M. Nzadi Keita, a 2017 Pew Fellow in poetry, is a first-generation urban northerner. The Philly-born writer also works as an editor, scholar and teacher. Her most recent book is Brief Evidence of Heaven: Poems from the life of Anna Murray Douglass (Whirlwind Press), a finalist for the 2015 Phillis Wheatley Poetry Prize from the Quarterly Black Book Review. Through persona poems, Keita imagines how the first wife of Frederick Douglass -- free-born and illiterate -- saw the world as an independent woman, mother, and abolitionist in her own right. Some poems portray the voices of others within Douglass’s world, including her children, Frederick Douglass, and Harriet Tubman.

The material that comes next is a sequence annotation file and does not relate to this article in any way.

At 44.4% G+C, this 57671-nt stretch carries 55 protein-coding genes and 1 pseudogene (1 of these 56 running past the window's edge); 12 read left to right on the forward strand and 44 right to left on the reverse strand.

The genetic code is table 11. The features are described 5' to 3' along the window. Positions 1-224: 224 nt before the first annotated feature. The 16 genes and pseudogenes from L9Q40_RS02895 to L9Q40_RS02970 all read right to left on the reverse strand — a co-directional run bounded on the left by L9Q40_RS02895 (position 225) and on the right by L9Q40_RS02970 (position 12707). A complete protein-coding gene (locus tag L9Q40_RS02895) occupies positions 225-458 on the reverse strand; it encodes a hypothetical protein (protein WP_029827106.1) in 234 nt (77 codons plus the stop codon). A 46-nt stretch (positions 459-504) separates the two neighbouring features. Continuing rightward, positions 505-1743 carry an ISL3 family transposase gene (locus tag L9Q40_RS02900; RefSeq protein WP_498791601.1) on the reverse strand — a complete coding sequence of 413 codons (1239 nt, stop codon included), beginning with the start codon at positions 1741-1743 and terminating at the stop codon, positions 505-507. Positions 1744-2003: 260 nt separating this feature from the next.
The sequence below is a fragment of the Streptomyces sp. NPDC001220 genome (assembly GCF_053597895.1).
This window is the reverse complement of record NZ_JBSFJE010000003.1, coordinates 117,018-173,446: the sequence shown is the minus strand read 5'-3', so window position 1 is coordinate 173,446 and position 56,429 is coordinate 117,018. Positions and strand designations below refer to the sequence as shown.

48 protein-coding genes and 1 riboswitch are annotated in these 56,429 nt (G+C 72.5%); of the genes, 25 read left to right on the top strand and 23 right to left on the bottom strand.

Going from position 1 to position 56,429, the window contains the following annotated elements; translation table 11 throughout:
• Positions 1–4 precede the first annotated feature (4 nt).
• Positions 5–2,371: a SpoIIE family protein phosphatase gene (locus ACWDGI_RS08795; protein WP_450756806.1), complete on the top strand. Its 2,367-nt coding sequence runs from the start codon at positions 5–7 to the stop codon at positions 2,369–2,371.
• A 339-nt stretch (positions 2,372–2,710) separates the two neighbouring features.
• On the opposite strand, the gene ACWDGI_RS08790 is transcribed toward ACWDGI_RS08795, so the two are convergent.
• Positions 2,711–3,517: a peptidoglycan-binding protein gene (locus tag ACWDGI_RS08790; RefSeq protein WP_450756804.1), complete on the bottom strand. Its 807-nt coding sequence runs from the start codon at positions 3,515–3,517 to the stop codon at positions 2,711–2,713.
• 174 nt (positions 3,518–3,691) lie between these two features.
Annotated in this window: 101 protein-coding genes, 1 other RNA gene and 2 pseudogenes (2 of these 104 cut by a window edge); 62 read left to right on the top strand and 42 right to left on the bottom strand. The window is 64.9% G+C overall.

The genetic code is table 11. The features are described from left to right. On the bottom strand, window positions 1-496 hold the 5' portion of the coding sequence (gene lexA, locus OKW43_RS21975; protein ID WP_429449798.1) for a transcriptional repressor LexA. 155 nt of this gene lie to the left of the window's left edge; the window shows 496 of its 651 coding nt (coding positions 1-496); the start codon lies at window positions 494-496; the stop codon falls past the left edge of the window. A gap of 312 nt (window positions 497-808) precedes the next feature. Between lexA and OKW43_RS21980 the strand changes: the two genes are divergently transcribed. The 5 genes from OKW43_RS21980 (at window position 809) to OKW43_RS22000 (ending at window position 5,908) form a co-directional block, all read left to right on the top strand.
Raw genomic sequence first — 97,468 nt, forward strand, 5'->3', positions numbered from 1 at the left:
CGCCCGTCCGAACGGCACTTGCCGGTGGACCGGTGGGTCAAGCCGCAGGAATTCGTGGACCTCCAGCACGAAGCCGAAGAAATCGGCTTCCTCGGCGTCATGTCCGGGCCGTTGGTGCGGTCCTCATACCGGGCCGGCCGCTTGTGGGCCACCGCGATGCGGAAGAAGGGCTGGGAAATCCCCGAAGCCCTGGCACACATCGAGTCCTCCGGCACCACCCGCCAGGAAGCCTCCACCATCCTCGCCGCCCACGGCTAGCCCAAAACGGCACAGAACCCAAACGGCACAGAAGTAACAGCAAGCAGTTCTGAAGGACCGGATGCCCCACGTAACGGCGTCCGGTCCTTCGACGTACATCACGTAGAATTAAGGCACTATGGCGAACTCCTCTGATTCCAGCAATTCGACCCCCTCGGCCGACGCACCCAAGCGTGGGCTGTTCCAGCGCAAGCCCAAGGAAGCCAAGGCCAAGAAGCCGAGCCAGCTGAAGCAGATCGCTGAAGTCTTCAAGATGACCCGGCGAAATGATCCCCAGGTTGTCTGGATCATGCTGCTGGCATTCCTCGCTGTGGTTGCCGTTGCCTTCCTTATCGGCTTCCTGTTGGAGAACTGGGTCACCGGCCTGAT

Keita’s poems have appeared in literary journals such as Crab Orchard, and Poet Lore.Anthologies featuring her work include Peace Is A Haiku Song, The Ringing Ear: Black Poets Lean South, and A Face to Meet the Faces: An Anthology of Contemporary Persona Poetry. Grants and fellowships from the Penna. Council on the Arts, the Leeway Foundation, Yaddo and the Fine Arts Work Center have supported her creative adventures. She is an alumna of the black poetry collective, Cave Canem. Keita has done consulting with the Geraldine R. Dodge Foundation and Philadelphia’s Mural Arts Program. She is an associate professor and co-coordinator of the African-American/Africana Studies Program at Ursinus College.